"It [having sex] was one of the hardest parts of the difficulties of having a child, I’d say the hardest. You think that everything is going to be perfect after having the baby, but it turns out that it's not all that perfect and sex, at all!" (Raquel).
Clinicians within the Health System
Finally, the women felt their experiences with the health system in the postpartum period could have been much better. Most participants confessed to having personal doubts in the postpartum period, mainly about their ability to care for their baby. Although all the women attended postpartum maternal education classes, they felt lost and alone; not only in relation to caring for their baby, but also in resuming sexual activity.
"Yes, at some point I had many doubts, too many. I became an expert in reading, oh my God! Anything that happened to the baby, anything that I experienced looking after him…it was huge. You have many, many doubts. You are completely lost" (Ruth).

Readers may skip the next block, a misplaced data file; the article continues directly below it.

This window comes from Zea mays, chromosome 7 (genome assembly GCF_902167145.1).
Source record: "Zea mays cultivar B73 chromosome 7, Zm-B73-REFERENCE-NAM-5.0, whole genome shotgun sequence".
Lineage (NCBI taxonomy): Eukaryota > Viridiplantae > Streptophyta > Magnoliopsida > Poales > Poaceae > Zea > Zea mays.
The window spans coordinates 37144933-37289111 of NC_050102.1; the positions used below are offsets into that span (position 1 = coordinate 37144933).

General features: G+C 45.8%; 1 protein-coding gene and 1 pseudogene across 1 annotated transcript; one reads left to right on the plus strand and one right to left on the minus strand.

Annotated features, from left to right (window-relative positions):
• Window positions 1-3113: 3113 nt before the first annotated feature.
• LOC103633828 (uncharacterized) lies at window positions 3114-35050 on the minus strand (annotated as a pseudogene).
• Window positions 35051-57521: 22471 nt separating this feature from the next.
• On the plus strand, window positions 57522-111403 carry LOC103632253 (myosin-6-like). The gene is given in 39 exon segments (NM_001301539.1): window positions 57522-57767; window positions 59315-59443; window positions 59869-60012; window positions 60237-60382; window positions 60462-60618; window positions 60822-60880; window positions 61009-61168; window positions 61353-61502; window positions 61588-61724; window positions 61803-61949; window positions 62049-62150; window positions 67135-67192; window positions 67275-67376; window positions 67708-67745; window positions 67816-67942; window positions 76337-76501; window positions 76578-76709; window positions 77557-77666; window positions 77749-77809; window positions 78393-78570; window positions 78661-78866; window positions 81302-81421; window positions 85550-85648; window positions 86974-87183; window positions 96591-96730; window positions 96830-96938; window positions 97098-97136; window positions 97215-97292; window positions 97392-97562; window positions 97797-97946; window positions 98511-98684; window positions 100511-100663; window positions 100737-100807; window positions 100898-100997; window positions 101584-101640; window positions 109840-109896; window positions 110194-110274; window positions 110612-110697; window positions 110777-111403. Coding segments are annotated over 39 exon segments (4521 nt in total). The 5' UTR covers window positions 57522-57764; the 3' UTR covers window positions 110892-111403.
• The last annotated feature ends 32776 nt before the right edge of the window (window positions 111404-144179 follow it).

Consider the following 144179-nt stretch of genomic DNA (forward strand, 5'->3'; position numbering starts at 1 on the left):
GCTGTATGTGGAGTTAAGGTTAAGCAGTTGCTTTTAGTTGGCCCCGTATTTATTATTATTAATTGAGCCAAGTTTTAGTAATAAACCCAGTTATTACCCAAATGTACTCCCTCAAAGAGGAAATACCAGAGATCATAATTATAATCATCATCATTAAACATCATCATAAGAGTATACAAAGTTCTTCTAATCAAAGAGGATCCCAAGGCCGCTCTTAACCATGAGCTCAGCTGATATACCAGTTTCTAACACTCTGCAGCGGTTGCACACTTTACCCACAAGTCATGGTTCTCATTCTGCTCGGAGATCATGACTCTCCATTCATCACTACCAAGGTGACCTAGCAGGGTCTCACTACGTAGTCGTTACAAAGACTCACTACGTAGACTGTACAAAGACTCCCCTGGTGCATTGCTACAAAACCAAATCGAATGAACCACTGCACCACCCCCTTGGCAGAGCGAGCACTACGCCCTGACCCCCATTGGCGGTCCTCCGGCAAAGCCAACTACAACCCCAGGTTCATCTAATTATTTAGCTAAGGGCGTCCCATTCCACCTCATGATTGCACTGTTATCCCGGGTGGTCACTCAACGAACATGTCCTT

The women recognized their exclusive interest in caring for their baby resulted in neglecting themselves and experiencing postpartum sexual health in an unexpected way. They believe the clinicians should be responsible for preparing them to manage the changes they would experience. The women wanted to talk openly, explicitly, and without generalizations, with someone about their sexual health in the postpartum period. Above all, the women wanted their clinicians to be honest and direct about their sexual health, without glossing over the negative aspects and addressing the real difficulties they would most likely experience following childbirth.
"They [clinicians] prepare you for the postpartum, yeah, but just physical things down there, nothing about sexuality. They told us before we left hospital, that you may have a bad time, you may cry, but I didn’t think it would be like this" (Vanesa).